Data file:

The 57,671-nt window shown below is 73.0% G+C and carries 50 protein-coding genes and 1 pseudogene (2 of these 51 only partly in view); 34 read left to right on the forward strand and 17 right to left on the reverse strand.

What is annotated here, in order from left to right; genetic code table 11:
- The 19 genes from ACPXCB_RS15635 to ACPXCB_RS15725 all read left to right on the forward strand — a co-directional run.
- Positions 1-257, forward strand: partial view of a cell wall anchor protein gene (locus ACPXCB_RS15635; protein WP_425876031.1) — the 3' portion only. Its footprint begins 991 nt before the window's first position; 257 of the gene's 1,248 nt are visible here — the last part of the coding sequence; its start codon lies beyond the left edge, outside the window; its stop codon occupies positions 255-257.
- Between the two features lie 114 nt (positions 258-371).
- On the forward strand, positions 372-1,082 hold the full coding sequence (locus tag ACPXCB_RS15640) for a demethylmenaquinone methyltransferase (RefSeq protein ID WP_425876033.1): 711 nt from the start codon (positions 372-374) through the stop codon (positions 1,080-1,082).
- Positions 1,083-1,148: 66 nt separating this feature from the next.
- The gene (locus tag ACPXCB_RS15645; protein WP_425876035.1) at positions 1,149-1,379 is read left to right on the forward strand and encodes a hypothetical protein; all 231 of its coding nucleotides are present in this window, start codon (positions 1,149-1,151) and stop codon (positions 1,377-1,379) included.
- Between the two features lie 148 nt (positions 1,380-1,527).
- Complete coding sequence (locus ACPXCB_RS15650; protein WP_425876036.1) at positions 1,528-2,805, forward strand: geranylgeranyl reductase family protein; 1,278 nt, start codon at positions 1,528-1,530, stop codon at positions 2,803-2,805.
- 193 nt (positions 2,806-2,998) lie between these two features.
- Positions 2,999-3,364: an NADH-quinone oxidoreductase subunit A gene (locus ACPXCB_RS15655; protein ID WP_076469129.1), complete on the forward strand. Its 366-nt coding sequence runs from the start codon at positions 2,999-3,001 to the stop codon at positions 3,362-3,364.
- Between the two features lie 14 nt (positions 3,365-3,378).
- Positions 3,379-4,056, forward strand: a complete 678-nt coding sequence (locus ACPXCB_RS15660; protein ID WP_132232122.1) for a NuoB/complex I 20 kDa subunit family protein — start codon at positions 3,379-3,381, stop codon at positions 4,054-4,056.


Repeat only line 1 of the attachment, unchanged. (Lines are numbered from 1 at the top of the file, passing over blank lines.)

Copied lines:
The 57,671-nt window shown below is 73.0% G+C and carries 50 protein-coding genes and 1 pseudogene (2 of these 51 only partly in view); 34 read left to right on the forward strand and 17 right to left on the reverse strand.